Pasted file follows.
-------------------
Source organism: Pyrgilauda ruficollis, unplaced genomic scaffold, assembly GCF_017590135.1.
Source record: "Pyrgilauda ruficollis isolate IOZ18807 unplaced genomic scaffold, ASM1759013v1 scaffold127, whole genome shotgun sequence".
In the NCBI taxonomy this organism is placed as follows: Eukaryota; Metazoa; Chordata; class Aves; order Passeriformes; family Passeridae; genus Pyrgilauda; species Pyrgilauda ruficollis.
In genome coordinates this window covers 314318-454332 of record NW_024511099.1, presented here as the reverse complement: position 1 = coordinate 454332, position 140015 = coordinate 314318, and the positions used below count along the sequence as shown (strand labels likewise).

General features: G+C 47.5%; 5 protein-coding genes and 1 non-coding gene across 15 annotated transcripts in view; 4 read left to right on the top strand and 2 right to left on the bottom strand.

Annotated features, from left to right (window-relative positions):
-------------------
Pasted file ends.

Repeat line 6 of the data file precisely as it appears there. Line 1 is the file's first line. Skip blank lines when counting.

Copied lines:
Annotated features, from left to right (window-relative positions):